The Mexican Chargé to the Secretary of State.
Washington , May 18, 1908 .
Your Excellency: Referring to the previous correspondence regarding the owners of the Mexican boat Tabasqueño against the United States, and especially to note No. 220 of the department under your worthy charge, dated April 13 last, and relating to this subject, I have the honor to inform you that my Government, in behalf of the claimants, accepts the payment of the following amounts: $11,200 (eleven thousand two hundred dollars) for the cargo, $1,500 (one thousand five hundred dollars) for delay or detention, and $650 (six hundred and fifty dollars) for the fees for the attorneys of the United States, plus interest at 6 per cent on the amounts calculated as due since the time the damage was caused—July 30, 1898—until the payment is made.
I must add that, with regard to the item of $160.90 (one hundred and sixty dollars and ninety cents) for judicial costs, the claimants will follow the indications of your department by applying at the proper time and in the proper manner to the district judge of Florida and, finally, that the claimants agree that your department shall not accept the chapter on “expenses for coal,” “hotel bills,” “telegrams,” etc., and withdraw this chapter.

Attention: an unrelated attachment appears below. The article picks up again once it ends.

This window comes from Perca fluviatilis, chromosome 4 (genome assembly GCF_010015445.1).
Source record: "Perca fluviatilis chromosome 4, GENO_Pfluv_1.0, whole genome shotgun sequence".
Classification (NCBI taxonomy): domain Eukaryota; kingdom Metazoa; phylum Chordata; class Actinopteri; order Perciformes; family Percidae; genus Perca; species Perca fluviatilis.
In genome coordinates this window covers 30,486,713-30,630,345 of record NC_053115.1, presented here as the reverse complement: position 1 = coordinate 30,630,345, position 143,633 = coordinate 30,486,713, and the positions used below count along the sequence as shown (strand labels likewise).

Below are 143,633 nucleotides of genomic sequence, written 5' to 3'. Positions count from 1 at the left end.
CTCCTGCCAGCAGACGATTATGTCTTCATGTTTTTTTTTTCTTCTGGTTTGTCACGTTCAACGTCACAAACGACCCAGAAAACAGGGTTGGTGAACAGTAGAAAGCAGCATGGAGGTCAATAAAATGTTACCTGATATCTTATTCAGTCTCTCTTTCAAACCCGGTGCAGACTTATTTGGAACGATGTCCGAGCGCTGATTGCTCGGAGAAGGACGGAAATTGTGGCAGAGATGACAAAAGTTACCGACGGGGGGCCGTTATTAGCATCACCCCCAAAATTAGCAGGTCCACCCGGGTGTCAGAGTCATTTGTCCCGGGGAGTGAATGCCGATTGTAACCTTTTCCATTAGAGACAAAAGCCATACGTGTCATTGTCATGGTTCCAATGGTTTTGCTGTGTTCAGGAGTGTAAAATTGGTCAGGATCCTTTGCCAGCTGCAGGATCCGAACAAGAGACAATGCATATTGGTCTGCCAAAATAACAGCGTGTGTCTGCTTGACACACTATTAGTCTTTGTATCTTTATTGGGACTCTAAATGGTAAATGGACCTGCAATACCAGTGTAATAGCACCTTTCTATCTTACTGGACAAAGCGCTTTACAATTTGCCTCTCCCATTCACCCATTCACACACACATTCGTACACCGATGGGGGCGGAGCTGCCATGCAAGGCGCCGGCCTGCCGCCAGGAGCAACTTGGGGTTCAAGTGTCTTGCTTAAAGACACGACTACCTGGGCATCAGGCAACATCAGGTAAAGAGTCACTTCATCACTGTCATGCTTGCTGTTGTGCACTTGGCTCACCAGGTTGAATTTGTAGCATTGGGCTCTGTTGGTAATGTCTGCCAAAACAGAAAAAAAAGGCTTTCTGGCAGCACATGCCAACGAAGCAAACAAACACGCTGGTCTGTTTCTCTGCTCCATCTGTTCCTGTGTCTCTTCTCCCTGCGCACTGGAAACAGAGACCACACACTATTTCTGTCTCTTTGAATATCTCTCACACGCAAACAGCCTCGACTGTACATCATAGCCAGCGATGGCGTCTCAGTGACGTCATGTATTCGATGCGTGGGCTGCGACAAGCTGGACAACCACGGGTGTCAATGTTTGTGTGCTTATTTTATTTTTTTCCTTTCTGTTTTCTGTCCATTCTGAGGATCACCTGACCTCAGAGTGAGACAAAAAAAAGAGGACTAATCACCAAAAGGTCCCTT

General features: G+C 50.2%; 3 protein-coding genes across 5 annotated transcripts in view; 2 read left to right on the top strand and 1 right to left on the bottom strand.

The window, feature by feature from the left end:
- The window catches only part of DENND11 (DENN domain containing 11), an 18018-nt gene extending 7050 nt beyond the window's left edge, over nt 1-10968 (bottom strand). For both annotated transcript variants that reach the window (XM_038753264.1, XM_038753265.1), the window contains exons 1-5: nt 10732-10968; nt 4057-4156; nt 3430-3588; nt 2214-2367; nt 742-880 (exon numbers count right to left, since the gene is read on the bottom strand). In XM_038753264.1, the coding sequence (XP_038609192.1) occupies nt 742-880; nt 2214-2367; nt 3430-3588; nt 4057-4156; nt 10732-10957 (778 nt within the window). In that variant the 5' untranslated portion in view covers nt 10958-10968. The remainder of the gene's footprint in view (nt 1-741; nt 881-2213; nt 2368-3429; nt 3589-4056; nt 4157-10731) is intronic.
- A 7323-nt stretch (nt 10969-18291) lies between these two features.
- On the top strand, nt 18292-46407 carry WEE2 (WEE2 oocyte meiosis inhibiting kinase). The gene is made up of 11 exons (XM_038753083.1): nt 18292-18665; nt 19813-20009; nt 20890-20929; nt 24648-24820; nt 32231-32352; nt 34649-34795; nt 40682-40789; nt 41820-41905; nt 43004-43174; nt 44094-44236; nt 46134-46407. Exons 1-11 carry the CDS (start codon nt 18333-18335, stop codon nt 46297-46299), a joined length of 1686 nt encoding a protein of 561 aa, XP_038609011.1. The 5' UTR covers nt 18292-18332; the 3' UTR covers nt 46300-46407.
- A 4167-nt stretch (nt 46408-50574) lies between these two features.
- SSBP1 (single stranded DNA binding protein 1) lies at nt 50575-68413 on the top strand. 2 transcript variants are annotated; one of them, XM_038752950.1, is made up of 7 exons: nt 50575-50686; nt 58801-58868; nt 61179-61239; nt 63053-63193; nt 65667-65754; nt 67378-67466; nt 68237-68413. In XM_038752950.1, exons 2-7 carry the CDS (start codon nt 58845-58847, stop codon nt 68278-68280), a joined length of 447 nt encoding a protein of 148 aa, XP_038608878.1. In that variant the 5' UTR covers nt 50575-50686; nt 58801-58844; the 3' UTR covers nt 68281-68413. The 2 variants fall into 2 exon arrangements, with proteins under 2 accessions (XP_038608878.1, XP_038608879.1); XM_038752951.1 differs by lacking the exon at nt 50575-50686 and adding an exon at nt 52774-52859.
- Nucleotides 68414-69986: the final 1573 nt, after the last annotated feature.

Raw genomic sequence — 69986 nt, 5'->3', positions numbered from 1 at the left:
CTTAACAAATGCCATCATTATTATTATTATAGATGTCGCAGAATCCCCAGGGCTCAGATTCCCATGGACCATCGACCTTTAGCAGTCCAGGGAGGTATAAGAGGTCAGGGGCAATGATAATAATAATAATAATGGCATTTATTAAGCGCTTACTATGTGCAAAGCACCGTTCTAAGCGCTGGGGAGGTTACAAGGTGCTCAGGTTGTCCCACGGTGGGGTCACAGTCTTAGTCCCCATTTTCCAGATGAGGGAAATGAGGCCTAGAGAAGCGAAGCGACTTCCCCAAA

In view of the acquiescence of the claimants, I request your excellency to transmit, as you state in your aforementioned note, No. 220, all the documents relating to the subject to the Congress of this country recommending the payment of the amounts specified, in order that, if possible, the payment may be allowed and ordered during the present session of Congress.1[Page 621]
I take pleasure in reiterating to your excellency the assurances of my highest and most distinguished consideration.
- On January 20, 1909 [35 Stat, 1402], Congress appropriated $13,485.70, with interest at 6 per cent from date of seizure, in settlement of this claim. Final payment in the sum of $22,103.06, principal and interest, was made to the Mexican Embassy on April 22, 1909. Acknowledgment was made on May 7, 1909.↩